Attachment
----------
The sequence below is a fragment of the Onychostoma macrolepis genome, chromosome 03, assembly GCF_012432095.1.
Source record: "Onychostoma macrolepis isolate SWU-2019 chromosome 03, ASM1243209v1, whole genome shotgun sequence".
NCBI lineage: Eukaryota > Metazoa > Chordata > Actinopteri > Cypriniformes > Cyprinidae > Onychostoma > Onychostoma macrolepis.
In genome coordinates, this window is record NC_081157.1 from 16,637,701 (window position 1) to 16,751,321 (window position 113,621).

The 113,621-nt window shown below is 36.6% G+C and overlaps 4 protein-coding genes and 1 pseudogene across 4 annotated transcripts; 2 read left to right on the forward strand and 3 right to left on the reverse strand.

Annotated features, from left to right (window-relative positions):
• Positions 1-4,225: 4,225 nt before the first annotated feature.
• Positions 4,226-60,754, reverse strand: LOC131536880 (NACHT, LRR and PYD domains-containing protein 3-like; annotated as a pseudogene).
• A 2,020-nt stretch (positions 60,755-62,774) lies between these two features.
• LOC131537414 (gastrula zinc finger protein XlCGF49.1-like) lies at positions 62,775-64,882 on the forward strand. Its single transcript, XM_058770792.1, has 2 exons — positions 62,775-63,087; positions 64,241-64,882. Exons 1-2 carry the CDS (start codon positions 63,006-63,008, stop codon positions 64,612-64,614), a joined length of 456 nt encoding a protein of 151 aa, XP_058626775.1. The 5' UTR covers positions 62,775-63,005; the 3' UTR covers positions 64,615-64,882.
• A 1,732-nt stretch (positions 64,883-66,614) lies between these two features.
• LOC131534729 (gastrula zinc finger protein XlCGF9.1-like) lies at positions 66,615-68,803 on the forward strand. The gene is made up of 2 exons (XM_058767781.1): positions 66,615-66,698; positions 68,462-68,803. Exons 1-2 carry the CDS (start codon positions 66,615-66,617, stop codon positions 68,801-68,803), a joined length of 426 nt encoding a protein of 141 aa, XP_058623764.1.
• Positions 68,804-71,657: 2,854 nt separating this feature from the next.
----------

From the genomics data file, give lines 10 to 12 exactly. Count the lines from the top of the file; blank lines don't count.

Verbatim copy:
• LOC131537414 (gastrula zinc finger protein XlCGF49.1-like) lies at positions 62,775-64,882 on the forward strand. Its single transcript, XM_058770792.1, has 2 exons — positions 62,775-63,087; positions 64,241-64,882. Exons 1-2 carry the CDS (start codon positions 63,006-63,008, stop codon positions 64,612-64,614), a joined length of 456 nt encoding a protein of 151 aa, XP_058626775.1. The 5' UTR covers positions 62,775-63,005; the 3' UTR covers positions 64,615-64,882.
• A 1,732-nt stretch (positions 64,883-66,614) lies between these two features.
• LOC131534729 (gastrula zinc finger protein XlCGF9.1-like) lies at positions 66,615-68,803 on the forward strand. The gene is made up of 2 exons (XM_058767781.1): positions 66,615-66,698; positions 68,462-68,803. Exons 1-2 carry the CDS (start codon positions 66,615-66,617, stop codon positions 68,801-68,803), a joined length of 426 nt encoding a protein of 141 aa, XP_058623764.1.